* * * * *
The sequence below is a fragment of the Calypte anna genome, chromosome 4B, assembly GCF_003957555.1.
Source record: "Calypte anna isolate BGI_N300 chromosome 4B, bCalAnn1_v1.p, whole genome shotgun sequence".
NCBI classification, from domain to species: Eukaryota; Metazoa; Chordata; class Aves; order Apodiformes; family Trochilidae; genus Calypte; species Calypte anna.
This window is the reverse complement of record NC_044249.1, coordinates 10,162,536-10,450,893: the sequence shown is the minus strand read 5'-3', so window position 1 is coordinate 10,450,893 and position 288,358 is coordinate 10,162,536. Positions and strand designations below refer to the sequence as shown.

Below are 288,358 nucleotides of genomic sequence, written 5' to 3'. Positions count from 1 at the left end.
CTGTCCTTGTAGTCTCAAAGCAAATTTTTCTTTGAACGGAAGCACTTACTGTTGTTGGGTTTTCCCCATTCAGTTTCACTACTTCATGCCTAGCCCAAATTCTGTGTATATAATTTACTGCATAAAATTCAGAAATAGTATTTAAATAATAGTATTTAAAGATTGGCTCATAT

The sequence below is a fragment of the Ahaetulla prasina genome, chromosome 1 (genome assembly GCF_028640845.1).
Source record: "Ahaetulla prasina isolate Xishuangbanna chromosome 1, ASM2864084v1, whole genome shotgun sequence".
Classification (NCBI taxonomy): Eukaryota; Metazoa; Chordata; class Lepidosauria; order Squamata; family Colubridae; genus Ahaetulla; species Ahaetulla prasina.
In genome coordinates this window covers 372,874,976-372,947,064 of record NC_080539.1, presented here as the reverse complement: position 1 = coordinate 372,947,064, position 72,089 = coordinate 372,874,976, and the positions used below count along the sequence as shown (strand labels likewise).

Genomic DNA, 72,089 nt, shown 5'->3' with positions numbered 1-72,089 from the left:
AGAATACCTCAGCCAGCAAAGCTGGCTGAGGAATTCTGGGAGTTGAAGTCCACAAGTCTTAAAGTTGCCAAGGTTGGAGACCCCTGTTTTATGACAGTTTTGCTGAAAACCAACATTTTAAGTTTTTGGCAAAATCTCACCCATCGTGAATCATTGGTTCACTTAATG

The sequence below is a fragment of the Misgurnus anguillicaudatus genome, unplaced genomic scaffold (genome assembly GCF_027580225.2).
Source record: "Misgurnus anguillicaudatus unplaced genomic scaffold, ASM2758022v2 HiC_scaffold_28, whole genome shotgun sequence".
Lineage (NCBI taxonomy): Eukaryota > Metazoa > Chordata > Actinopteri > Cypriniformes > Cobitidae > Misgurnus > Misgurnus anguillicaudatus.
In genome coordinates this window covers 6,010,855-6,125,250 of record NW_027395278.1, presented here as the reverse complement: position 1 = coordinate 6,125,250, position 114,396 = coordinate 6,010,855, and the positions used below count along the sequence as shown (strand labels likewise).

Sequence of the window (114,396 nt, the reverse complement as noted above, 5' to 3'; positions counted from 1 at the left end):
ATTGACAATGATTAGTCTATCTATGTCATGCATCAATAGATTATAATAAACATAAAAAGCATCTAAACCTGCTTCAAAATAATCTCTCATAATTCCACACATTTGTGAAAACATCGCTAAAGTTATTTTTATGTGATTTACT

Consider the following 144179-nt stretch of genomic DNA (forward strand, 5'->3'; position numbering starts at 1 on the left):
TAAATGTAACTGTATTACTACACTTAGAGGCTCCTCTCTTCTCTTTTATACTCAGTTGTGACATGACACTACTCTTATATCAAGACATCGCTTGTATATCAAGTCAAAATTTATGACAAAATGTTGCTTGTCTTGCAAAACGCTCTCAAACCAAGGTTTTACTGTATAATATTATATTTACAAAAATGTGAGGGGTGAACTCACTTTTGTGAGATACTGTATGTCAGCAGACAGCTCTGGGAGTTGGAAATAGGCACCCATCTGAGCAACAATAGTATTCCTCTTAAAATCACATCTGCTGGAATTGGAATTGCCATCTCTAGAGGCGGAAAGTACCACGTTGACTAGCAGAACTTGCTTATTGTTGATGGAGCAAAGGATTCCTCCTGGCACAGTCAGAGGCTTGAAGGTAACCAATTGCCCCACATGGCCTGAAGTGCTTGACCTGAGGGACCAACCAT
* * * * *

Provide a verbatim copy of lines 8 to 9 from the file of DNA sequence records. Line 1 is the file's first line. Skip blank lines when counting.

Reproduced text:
Source record: "Ahaetulla prasina isolate Xishuangbanna chromosome 1, ASM2864084v1, whole genome shotgun sequence".
Classification (NCBI taxonomy): Eukaryota; Metazoa; Chordata; class Lepidosauria; order Squamata; family Colubridae; genus Ahaetulla; species Ahaetulla prasina.